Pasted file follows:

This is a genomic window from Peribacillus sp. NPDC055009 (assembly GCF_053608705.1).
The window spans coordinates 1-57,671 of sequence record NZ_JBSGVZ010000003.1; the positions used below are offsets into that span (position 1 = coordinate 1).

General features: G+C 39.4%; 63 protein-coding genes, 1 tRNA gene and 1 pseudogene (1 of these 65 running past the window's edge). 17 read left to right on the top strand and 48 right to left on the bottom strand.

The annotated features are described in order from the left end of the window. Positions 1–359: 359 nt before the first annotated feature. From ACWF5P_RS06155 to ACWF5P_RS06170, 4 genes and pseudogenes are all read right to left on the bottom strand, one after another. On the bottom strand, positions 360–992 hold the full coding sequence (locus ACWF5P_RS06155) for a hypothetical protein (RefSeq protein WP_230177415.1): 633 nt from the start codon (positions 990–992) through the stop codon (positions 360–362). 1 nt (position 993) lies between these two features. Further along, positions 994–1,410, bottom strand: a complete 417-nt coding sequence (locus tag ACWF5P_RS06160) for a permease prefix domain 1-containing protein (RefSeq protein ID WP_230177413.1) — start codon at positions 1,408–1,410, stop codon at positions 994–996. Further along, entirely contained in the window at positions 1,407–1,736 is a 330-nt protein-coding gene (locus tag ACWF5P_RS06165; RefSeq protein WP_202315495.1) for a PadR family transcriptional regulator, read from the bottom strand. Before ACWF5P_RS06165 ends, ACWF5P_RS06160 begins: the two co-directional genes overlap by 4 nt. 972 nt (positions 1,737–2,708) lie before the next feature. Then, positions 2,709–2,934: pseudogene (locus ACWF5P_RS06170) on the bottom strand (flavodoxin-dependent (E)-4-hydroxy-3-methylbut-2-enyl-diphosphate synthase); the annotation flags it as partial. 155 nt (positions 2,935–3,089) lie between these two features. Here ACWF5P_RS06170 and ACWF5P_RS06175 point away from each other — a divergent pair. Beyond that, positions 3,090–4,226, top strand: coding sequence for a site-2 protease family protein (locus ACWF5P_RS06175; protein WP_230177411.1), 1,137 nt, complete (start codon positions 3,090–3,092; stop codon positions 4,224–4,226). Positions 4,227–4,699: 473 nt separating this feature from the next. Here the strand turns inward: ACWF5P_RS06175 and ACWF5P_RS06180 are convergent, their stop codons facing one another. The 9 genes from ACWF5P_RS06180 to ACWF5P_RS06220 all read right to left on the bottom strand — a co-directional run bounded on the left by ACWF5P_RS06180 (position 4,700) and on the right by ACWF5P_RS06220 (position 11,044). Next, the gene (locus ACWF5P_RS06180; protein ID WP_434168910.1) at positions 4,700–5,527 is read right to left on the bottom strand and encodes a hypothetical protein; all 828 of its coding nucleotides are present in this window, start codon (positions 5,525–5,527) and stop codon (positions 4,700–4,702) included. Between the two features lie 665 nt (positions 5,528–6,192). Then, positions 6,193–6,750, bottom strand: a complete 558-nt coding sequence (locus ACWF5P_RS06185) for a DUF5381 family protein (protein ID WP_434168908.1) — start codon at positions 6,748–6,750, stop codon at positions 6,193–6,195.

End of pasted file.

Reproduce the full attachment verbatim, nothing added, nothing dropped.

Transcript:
This is a genomic window from Peribacillus sp. NPDC055009 (assembly GCF_053608705.1).
The window spans coordinates 1-57,671 of sequence record NZ_JBSGVZ010000003.1; the positions used below are offsets into that span (position 1 = coordinate 1).

General features: G+C 39.4%; 63 protein-coding genes, 1 tRNA gene and 1 pseudogene (1 of these 65 running past the window's edge). 17 read left to right on the top strand and 48 right to left on the bottom strand.

The annotated features are described in order from the left end of the window. Positions 1–359: 359 nt before the first annotated feature. From ACWF5P_RS06155 to ACWF5P_RS06170, 4 genes and pseudogenes are all read right to left on the bottom strand, one after another. On the bottom strand, positions 360–992 hold the full coding sequence (locus ACWF5P_RS06155) for a hypothetical protein (RefSeq protein WP_230177415.1): 633 nt from the start codon (positions 990–992) through the stop codon (positions 360–362). 1 nt (position 993) lies between these two features. Further along, positions 994–1,410, bottom strand: a complete 417-nt coding sequence (locus tag ACWF5P_RS06160) for a permease prefix domain 1-containing protein (RefSeq protein ID WP_230177413.1) — start codon at positions 1,408–1,410, stop codon at positions 994–996. Further along, entirely contained in the window at positions 1,407–1,736 is a 330-nt protein-coding gene (locus tag ACWF5P_RS06165; RefSeq protein WP_202315495.1) for a PadR family transcriptional regulator, read from the bottom strand. Before ACWF5P_RS06165 ends, ACWF5P_RS06160 begins: the two co-directional genes overlap by 4 nt. 972 nt (positions 1,737–2,708) lie before the next feature. Then, positions 2,709–2,934: pseudogene (locus ACWF5P_RS06170) on the bottom strand (flavodoxin-dependent (E)-4-hydroxy-3-methylbut-2-enyl-diphosphate synthase); the annotation flags it as partial. 155 nt (positions 2,935–3,089) lie between these two features. Here ACWF5P_RS06170 and ACWF5P_RS06175 point away from each other — a divergent pair. Beyond that, positions 3,090–4,226, top strand: coding sequence for a site-2 protease family protein (locus ACWF5P_RS06175; protein WP_230177411.1), 1,137 nt, complete (start codon positions 3,090–3,092; stop codon positions 4,224–4,226). Positions 4,227–4,699: 473 nt separating this feature from the next. Here the strand turns inward: ACWF5P_RS06175 and ACWF5P_RS06180 are convergent, their stop codons facing one another. The 9 genes from ACWF5P_RS06180 to ACWF5P_RS06220 all read right to left on the bottom strand — a co-directional run bounded on the left by ACWF5P_RS06180 (position 4,700) and on the right by ACWF5P_RS06220 (position 11,044). Next, the gene (locus ACWF5P_RS06180; protein ID WP_434168910.1) at positions 4,700–5,527 is read right to left on the bottom strand and encodes a hypothetical protein; all 828 of its coding nucleotides are present in this window, start codon (positions 5,525–5,527) and stop codon (positions 4,700–4,702) included. Between the two features lie 665 nt (positions 5,528–6,192). Then, positions 6,193–6,750, bottom strand: a complete 558-nt coding sequence (locus ACWF5P_RS06185) for a DUF5381 family protein (protein ID WP_434168908.1) — start codon at positions 6,748–6,750, stop codon at positions 6,193–6,195.